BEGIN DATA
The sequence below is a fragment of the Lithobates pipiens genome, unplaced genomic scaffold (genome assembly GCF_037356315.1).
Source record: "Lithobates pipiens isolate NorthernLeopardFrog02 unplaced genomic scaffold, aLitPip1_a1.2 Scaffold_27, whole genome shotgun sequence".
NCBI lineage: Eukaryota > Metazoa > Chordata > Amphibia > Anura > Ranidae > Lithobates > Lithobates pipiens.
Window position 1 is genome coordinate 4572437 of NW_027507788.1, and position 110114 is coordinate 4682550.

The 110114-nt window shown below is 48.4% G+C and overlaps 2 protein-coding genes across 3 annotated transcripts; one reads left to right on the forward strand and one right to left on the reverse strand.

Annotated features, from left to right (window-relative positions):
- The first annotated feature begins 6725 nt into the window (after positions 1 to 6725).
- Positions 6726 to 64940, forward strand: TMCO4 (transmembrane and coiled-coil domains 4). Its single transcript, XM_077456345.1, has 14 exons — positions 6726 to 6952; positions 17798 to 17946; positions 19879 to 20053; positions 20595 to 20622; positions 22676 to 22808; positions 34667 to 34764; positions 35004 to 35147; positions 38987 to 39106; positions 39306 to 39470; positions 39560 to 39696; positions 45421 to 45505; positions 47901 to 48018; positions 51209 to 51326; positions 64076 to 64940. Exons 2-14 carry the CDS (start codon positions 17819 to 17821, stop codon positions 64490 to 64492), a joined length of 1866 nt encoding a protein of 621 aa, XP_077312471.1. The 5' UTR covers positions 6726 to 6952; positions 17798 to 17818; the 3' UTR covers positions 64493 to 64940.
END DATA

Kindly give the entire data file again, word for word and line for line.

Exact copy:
The sequence below is a fragment of the Lithobates pipiens genome, unplaced genomic scaffold (genome assembly GCF_037356315.1).
Source record: "Lithobates pipiens isolate NorthernLeopardFrog02 unplaced genomic scaffold, aLitPip1_a1.2 Scaffold_27, whole genome shotgun sequence".
NCBI lineage: Eukaryota > Metazoa > Chordata > Amphibia > Anura > Ranidae > Lithobates > Lithobates pipiens.
Window position 1 is genome coordinate 4572437 of NW_027507788.1, and position 110114 is coordinate 4682550.

The 110114-nt window shown below is 48.4% G+C and overlaps 2 protein-coding genes across 3 annotated transcripts; one reads left to right on the forward strand and one right to left on the reverse strand.

Annotated features, from left to right (window-relative positions):
- The first annotated feature begins 6725 nt into the window (after positions 1 to 6725).
- Positions 6726 to 64940, forward strand: TMCO4 (transmembrane and coiled-coil domains 4). Its single transcript, XM_077456345.1, has 14 exons — positions 6726 to 6952; positions 17798 to 17946; positions 19879 to 20053; positions 20595 to 20622; positions 22676 to 22808; positions 34667 to 34764; positions 35004 to 35147; positions 38987 to 39106; positions 39306 to 39470; positions 39560 to 39696; positions 45421 to 45505; positions 47901 to 48018; positions 51209 to 51326; positions 64076 to 64940. Exons 2-14 carry the CDS (start codon positions 17819 to 17821, stop codon positions 64490 to 64492), a joined length of 1866 nt encoding a protein of 621 aa, XP_077312471.1. The 5' UTR covers positions 6726 to 6952; positions 17798 to 17818; the 3' UTR covers positions 64493 to 64940.